What does my lovely and long-suffering girlfriend buy me for Christmas? Me, with my dissonant rants about the “genius” of various prog rock guitar legends; she with her love of the music from a time, decades past, when popular music was embracing new and exciting experiments brought to teenagers through the wonders of early MTV; and us with our shared appreciation of bands from that period which broke new ground, such as The Police and Blondie. The choice was obvious to her, I Advance Masked, the first of two collaborative records released by Police guitarist Andy Summers and King Crimson leader (and Blondie guest musician) Robert Fripp. She’s a very nice lady, that girlfriend of mine.
I imagine the shock of music fans, in love with the Police’s music, that purchased Masked in 1982 with the expectation that this may be some sort of stopgap between The Ghost In The Machine and the forthcoming Synchronicity. Fascinated with the charms of the ever-hunky Sting and the charisma of kit master Stewart Copeland, I doubt these listeners thought much about Andy Summers’ role in The Police. Throw on any Police song which isn’t a blue-eyed reggae homage or a punked up rocker and listen to the guitar lines. It’s sometimes hard to recognize that the washes and swooshes setting the tones for the songs were actually exuding from the effected guitars of Mr. Summers. Think of Zenyatta Mondatta’s Grammy winning instrumental “Behind My Camel” or Ghost In The Machine’s atmospheric “Invisible Sun” or “Secret Journey” and you’ll realize the original ideas brought to the studio by Summers. He’s the kind of guitarist that relies mostly on layered depth of sound rather than laying down some variations on a blues lick, much like Rush’s Alex Lifeson or Primus’ Larry LaLonde.
As Robert Fripp was in the midst of a flurry of activity with the early ‘80s King Crimson, Mark IV, he continued to devote quite a bit of time to other recording projects with musicians for whom he shared appreciation. Thus begat I Advance Masked: 13 instrumental pieces produced by Summers and Fripp with the duo also playing all guitars, synthesizers, basses, and percussion. It’s quite unlike anything released before or since by The Police and is actually quite “Frippy” (no, my girlfriend didn’t understand my term either), fitting more closely with Fripp’s work with Crimson or collaborations with Brian Eno. The record also serves as proof that Summers and Fripp have a large degree of similarity in their styles, contrary to the finished, full band sound of releases from either of them on other projects.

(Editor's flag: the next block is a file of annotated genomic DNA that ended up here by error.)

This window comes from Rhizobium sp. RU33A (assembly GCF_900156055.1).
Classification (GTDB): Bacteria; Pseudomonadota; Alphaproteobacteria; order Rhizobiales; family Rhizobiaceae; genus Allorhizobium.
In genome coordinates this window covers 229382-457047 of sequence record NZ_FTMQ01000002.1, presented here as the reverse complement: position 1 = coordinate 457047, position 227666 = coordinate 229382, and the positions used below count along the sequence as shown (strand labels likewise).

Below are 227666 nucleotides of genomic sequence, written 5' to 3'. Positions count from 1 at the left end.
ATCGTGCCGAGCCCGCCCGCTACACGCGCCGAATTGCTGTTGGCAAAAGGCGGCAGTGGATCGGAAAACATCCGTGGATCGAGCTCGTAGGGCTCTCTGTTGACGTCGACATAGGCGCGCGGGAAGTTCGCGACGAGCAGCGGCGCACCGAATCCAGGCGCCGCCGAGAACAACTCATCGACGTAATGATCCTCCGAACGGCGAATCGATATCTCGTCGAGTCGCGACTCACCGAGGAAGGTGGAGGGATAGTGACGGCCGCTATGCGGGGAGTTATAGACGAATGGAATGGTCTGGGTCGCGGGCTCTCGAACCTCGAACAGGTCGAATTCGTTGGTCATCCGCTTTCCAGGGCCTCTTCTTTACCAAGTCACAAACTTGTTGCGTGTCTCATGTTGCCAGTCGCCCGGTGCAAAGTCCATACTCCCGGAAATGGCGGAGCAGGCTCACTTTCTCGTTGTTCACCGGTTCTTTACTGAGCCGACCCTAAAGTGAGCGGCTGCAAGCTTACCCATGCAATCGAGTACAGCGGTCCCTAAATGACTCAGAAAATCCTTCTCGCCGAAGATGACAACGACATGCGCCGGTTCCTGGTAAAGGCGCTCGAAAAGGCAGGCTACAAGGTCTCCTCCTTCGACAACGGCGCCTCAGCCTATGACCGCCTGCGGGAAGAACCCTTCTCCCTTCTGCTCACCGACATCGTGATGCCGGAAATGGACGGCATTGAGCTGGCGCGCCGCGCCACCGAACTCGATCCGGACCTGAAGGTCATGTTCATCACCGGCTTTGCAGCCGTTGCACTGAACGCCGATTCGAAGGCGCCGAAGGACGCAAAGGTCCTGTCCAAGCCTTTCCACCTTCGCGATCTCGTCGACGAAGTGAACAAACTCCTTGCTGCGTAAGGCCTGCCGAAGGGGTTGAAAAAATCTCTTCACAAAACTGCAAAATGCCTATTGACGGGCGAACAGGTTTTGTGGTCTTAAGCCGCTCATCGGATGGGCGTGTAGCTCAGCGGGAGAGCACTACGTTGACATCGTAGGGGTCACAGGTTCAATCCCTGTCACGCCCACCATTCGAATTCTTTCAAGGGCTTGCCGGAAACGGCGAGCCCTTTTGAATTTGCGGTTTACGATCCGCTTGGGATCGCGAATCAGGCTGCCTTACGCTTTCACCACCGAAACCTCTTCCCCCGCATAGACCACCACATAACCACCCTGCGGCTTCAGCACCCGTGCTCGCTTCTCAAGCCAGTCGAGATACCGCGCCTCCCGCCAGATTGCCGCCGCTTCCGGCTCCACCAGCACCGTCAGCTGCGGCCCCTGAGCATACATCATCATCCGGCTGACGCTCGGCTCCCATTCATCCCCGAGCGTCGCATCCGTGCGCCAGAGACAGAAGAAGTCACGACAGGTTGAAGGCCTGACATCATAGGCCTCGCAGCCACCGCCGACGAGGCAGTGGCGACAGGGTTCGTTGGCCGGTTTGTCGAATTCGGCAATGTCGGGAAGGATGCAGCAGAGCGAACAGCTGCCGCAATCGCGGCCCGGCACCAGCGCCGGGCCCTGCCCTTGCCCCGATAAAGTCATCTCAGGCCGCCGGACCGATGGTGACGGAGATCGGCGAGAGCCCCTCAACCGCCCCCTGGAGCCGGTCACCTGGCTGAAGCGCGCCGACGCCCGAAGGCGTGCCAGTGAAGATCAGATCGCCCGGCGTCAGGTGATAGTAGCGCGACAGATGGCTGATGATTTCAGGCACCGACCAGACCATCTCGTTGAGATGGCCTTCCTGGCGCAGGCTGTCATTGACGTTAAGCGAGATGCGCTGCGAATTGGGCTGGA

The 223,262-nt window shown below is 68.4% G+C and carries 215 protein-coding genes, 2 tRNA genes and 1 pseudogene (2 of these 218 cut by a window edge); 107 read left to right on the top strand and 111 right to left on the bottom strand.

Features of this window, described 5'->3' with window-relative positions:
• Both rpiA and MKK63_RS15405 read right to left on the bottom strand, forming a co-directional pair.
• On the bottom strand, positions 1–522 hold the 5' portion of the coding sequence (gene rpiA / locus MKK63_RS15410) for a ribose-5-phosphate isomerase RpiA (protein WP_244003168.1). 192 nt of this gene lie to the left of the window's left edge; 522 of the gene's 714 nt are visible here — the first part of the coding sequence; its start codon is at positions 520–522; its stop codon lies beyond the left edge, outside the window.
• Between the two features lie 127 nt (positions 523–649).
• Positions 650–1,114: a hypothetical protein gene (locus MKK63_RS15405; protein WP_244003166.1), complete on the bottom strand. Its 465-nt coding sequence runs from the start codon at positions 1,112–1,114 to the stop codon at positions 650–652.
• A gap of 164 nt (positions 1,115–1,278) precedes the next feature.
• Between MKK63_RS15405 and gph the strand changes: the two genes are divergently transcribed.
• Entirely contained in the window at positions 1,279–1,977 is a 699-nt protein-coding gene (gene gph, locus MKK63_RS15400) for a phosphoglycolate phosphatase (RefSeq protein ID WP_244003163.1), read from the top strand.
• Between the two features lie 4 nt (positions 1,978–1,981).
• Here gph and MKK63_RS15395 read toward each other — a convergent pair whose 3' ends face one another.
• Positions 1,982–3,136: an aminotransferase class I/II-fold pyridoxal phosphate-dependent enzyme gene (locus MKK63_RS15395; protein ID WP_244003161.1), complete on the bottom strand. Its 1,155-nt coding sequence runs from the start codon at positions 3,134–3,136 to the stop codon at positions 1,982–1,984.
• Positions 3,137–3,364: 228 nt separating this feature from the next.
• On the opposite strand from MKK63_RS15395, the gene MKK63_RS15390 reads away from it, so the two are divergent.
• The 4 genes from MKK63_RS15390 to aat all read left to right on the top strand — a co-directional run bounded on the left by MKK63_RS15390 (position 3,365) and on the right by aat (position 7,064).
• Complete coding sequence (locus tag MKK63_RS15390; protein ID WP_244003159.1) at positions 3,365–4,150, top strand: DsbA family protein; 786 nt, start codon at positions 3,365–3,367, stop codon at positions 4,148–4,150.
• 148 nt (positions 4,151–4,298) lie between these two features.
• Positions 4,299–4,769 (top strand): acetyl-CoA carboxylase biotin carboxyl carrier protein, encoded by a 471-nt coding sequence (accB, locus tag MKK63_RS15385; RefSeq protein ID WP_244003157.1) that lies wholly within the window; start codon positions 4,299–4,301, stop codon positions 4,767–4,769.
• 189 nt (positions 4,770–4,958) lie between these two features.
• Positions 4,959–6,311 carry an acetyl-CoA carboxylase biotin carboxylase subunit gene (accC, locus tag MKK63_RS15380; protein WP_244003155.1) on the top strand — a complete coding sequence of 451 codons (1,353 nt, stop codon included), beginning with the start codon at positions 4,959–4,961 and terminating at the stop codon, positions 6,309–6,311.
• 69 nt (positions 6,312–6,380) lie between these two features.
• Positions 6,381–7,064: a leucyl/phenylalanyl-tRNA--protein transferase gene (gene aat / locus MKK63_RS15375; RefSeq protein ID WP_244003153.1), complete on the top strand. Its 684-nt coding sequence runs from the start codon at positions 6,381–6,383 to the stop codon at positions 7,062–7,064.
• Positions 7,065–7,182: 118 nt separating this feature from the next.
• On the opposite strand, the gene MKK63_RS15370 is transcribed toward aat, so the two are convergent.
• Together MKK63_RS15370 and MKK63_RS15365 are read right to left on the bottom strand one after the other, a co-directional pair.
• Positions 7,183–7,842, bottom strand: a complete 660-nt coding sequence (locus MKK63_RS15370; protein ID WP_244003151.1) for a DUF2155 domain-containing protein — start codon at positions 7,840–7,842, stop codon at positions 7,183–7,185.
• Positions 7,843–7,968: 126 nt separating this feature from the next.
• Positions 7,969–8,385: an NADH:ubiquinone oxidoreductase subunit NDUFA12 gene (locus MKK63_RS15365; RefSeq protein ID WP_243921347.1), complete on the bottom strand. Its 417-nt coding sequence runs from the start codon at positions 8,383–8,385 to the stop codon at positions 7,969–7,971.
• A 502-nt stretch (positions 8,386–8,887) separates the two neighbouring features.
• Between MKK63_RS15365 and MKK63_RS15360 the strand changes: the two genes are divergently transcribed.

Beginning with a simple 4/4 bass drum thud and Summers’ bending, whammied chord, Masked’s title track (the accompanying video briefly featured in some sort of rotation on MTV) very quickly evolves to levels of Fripp’s eighth-note lead line and alternating solos from both guitarists (Fripp’s a dizzying run of sixteenth-notes and Summers’ a more conventional “rock” take) with a recurring burst of synthesizer (probably heavily effected guitar) swells beneath it all. The steady beat is what anchors the track and provides the most attractive element for listeners not accustomed to “Frippery.” Mind you, the musicians have no intention of keeping anything normalized on the rest of the record, however.
A good example of the deviations found throughout Masked can be heard on “New Marimba.” Although a similar, steady 4/4 beat propels the track, this time accompanied by a single note bass line to the same meter, Fripp is quickly soloing wildly and employing an effect that transforms his instrument into an airy, eerie reed/synthesizer hybrid. Summers lays down a framework of echoing chords at random intervals to compliment Fripp’s emotive explosions. The slower, beatless “Girl On A Swing” follows, as this time Fripp sticks with the same guitar effect in his solo lines and Summers deploys a sad, sweet progression of chords drifting between the major and minor.
“The Truth Of Skies” is a dark mélange of malleted crash cymbals, Fripp’s electronic twitter, disjointed pulses of darkly lurking synthesizers, and Summers’ brilliant, simultaneously stinging and chiming chords. As with most of Masked, “Skies” is a mood piece that fascinates the listener even more as he begins to pick apart the song’s components. “Lakeland/Aquarelle” accomplishes the same task, but excludes the darkness. It’s bright and beautiful, with multiple, overdubbed, simplistic noodlings and Fripp’s treated guitar singing an angelic melody.
So there you are guys and gals! Just when you think your partner may not be paying attention to your daily babble, you may be surprised by a gift from them which strikes true with how they perceive you to be. That’s how it all went down with me and I Advance Masked. If you’re assembling a gift list for that special someone, don’t forget to include forgotten classics such as this record, because sometimes the lesser known relics mean a whole lot more than those multi-platinum juggernauts from days gone by.